When the enemy can’t stop the work through outside or inside discouragement, or last-minute distractions, get ready to be discredited in some way, because if God wants to change the world there will be forces trying to keep that from happening. When those forces come at us, here is what we do if we want to finish strong. One final time, we need to pray.
Nehemiah 6:9b – now strengthen my hands.
God strengthens us. Keep us focused. Keep us committed. Keep us working. Don’t let us give in. Don’t let us give up. When we near the finish line and come close to seeing our goals completed, the power to stop us grows stronger, so our resolve to keep going must become greater. We have to set aside the distractions, not give in to the lies, pray, and keep going. The apostle Paul said,
With prayer, faith, and courage, Nehemiah pressed on and finished what God had called him to do. He changed the world and everyone knew it was the work of God because he did it all in 52 days. Nehemiah 6:15-16
Nehemiah shows us that God uses ordinary people to change the world and we can when we turn our burdens into prayers,
our prayers into plans, and our plans into actions.
We can change the world when we pray for strength to overcome the enemies plans to discourage, distract, and discredit us.
We change the world when we ask God for the strength to finish strong -
We do all this and we can accomplish all that God asks of us. We do this and God can use us to change the world.
1. What distracts you the most in life?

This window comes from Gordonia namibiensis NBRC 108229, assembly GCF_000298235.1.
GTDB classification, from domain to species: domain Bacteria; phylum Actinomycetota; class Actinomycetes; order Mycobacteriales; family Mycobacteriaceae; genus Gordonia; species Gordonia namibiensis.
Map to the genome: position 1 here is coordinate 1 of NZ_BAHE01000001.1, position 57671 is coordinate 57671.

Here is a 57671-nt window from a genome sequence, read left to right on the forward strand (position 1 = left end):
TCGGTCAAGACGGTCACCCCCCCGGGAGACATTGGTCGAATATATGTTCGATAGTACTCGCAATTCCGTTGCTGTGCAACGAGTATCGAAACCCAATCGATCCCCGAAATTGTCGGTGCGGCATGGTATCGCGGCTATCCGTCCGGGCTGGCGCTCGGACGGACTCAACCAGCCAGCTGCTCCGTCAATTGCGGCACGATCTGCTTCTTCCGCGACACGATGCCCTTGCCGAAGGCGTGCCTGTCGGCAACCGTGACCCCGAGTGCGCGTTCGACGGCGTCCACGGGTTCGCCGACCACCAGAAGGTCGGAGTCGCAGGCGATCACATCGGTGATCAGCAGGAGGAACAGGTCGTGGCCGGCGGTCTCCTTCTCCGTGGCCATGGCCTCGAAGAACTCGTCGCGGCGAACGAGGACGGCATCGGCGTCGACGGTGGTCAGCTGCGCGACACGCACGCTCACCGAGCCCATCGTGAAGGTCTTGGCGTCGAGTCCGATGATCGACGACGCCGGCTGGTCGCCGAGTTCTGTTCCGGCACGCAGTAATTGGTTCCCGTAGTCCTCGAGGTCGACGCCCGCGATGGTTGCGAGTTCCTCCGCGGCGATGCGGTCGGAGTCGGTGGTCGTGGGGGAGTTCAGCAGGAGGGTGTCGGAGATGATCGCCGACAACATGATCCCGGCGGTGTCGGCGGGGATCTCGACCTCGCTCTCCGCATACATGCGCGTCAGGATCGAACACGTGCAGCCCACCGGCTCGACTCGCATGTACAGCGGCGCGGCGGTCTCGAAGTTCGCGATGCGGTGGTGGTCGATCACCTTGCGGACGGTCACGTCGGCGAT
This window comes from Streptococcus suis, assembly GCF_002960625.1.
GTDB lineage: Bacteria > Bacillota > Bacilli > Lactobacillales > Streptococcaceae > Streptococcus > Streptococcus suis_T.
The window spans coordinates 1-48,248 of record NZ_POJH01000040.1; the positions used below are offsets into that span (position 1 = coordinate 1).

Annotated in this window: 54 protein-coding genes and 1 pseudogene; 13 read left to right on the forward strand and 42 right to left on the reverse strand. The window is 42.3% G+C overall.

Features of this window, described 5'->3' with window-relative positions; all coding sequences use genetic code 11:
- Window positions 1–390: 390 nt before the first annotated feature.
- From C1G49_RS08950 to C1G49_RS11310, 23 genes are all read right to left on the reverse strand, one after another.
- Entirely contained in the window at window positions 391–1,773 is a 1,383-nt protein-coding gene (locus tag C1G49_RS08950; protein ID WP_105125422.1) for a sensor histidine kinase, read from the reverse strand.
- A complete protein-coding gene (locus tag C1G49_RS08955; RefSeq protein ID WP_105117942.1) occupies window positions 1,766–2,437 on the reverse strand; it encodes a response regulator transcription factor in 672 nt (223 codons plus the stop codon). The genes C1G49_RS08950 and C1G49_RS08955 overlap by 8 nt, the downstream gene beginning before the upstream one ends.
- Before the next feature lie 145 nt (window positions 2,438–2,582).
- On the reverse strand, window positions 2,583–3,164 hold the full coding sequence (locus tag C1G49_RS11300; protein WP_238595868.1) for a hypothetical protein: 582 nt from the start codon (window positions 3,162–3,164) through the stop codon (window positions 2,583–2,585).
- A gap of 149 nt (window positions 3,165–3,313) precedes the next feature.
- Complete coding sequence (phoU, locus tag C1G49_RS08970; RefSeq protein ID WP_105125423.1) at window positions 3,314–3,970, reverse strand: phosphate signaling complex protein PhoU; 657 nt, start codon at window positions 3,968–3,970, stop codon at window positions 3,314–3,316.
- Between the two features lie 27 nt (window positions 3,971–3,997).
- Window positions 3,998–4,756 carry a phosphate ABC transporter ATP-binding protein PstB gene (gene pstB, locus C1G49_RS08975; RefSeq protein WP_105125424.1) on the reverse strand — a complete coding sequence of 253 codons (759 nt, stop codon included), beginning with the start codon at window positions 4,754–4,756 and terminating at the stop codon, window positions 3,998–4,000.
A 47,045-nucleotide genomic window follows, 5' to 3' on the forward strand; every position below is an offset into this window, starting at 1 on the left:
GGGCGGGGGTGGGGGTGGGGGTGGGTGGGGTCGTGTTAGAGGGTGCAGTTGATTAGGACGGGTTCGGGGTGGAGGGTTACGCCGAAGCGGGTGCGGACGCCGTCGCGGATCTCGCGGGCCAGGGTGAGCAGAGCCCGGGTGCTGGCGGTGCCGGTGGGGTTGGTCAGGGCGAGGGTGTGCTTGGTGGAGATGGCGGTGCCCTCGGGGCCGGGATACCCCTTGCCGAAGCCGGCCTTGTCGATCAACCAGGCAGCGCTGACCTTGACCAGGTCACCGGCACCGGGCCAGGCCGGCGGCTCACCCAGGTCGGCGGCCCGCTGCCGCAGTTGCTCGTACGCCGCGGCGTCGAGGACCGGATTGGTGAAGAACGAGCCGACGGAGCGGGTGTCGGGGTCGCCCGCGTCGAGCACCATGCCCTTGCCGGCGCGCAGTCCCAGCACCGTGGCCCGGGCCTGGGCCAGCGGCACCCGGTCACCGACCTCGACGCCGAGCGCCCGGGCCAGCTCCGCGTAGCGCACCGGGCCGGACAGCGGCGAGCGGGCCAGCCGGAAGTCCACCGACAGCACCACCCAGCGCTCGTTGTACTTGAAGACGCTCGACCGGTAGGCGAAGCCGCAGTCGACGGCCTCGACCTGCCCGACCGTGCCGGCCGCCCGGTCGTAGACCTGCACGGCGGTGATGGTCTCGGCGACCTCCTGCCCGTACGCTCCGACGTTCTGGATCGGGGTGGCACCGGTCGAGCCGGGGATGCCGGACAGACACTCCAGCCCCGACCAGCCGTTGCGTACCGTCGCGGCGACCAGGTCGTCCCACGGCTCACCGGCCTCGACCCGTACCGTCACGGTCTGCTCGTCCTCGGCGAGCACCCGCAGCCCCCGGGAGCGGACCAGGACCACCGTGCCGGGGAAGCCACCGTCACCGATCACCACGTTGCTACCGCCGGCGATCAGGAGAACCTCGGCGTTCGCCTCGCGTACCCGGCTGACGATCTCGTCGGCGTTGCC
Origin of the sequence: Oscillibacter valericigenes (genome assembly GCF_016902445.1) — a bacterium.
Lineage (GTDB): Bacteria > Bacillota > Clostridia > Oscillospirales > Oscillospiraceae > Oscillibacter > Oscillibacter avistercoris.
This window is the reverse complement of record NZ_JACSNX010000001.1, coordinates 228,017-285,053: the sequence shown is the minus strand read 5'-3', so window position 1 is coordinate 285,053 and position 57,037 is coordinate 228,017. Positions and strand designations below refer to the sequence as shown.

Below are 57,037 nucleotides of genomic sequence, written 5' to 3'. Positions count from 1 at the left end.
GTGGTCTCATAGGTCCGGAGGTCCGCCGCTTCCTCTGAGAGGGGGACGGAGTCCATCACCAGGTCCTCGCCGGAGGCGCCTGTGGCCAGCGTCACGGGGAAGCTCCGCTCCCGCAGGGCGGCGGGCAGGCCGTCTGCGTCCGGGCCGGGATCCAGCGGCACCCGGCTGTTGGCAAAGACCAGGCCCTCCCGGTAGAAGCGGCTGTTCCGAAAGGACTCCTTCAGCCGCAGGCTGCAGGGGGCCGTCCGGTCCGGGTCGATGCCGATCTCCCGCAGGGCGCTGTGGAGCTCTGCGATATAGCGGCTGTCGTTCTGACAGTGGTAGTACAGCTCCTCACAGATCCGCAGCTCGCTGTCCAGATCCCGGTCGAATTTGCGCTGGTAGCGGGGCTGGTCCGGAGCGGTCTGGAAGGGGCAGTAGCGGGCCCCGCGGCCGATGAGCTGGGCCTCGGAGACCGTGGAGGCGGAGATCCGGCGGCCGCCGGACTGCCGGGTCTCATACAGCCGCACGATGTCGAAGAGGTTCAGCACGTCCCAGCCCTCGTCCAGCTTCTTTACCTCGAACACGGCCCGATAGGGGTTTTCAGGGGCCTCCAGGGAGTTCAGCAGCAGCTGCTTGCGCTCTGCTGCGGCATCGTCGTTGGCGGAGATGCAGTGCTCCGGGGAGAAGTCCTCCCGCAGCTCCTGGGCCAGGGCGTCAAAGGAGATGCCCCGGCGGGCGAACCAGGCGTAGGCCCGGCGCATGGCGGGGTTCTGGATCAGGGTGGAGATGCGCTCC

- Sports, entertainment, social media, hobbies, work.
- What is one way you can diminish the distractions this week?
2. What good things are keeping you from the great work God has for you?
- How has good been the enemy of great in your life?
3. Where, and to whom, do you need to say, I am doing a great work and I can not go down!
- Who can stand with you and help you keep saying this as you move forward?
4. How has God called you to change the world? Where are you in this world-changing journey?
- I am asking God, break my heart by what breaks yours.
- I am praying for direction.
- I am developing a clear vision of what God wants me to do.
- I am making plans and asking, what’s the next step?
- I am fighting discouragement through prayer.
- I am gaining strength by remembering God who is great and awesome.
- I am diminishing distractions and staying focused.
- I am pressing on toward the finish line, the prize, and the goal!
5. Share your world-changing call and journey with your small group, Sunday School class, family, or friends.
- Ask them to help you keep going.
- Pray for strength so that you do not give up.